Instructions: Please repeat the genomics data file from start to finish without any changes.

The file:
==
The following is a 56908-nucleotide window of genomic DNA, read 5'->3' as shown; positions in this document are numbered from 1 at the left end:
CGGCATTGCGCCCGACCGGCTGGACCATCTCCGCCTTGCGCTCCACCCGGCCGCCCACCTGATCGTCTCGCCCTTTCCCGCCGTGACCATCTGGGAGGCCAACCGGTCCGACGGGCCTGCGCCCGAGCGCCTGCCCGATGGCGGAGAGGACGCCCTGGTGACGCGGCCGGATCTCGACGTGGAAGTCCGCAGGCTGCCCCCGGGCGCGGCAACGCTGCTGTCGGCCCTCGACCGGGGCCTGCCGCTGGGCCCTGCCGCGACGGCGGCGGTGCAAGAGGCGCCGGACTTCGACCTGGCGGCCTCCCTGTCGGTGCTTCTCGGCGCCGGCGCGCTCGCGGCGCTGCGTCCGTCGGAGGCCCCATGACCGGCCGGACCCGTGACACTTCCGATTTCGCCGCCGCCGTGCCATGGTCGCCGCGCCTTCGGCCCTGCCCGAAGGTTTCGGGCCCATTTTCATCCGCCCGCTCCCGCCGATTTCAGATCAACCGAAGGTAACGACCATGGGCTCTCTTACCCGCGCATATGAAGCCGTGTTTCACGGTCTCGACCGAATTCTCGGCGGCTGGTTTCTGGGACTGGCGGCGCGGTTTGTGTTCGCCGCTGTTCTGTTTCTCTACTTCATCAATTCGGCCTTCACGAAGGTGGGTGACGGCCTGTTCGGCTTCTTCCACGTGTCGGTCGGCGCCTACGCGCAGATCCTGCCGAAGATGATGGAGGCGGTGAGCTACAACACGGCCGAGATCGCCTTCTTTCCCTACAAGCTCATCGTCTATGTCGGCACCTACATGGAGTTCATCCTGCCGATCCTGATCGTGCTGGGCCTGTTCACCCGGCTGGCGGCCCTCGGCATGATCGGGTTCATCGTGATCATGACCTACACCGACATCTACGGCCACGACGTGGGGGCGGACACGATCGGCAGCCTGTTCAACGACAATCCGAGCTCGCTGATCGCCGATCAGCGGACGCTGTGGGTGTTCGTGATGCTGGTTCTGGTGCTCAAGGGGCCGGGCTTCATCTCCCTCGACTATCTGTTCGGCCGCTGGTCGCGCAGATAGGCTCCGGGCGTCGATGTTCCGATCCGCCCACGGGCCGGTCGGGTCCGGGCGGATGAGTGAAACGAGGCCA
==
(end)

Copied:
The following is a 56908-nucleotide window of genomic DNA, read 5'->3' as shown; positions in this document are numbered from 1 at the left end:
CGGCATTGCGCCCGACCGGCTGGACCATCTCCGCCTTGCGCTCCACCCGGCCGCCCACCTGATCGTCTCGCCCTTTCCCGCCGTGACCATCTGGGAGGCCAACCGGTCCGACGGGCCTGCGCCCGAGCGCCTGCCCGATGGCGGAGAGGACGCCCTGGTGACGCGGCCGGATCTCGACGTGGAAGTCCGCAGGCTGCCCCCGGGCGCGGCAACGCTGCTGTCGGCCCTCGACCGGGGCCTGCCGCTGGGCCCTGCCGCGACGGCGGCGGTGCAAGAGGCGCCGGACTTCGACCTGGCGGCCTCCCTGTCGGTGCTTCTCGGCGCCGGCGCGCTCGCGGCGCTGCGTCCGTCGGAGGCCCCATGACCGGCCGGACCCGTGACACTTCCGATTTCGCCGCCGCCGTGCCATGGTCGCCGCGCCTTCGGCCCTGCCCGAAGGTTTCGGGCCCATTTTCATCCGCCCGCTCCCGCCGATTTCAGATCAACCGAAGGTAACGACCATGGGCTCTCTTACCCGCGCATATGAAGCCGTGTTTCACGGTCTCGACCGAATTCTCGGCGGCTGGTTTCTGGGACTGGCGGCGCGGTTTGTGTTCGCCGCTGTTCTGTTTCTCTACTTCATCAATTCGGCCTTCACGAAGGTGGGTGACGGCCTGTTCGGCTTCTTCCACGTGTCGGTCGGCGCCTACGCGCAGATCCTGCCGAAGATGATGGAGGCGGTGAGCTACAACACGGCCGAGATCGCCTTCTTTCCCTACAAGCTCATCGTCTATGTCGGCACCTACATGGAGTTCATCCTGCCGATCCTGATCGTGCTGGGCCTGTTCACCCGGCTGGCGGCCCTCGGCATGATCGGGTTCATCGTGATCATGACCTACACCGACATCTACGGCCACGACGTGGGGGCGGACACGATCGGCAGCCTGTTCAACGACAATCCGAGCTCGCTGATCGCCGATCAGCGGACGCTGTGGGTGTTCGTGATGCTGGTTCTGGTGCTCAAGGGGCCGGGCTTCATCTCCCTCGACTATCTGTTCGGCCGCTGGTCGCGCAGATAGGCTCCGGGCGTCGATGTTCCGATCCGCCCACGGGCCGGTCGGGTCCGGGCGGATGAGTGAAACGAGGCCA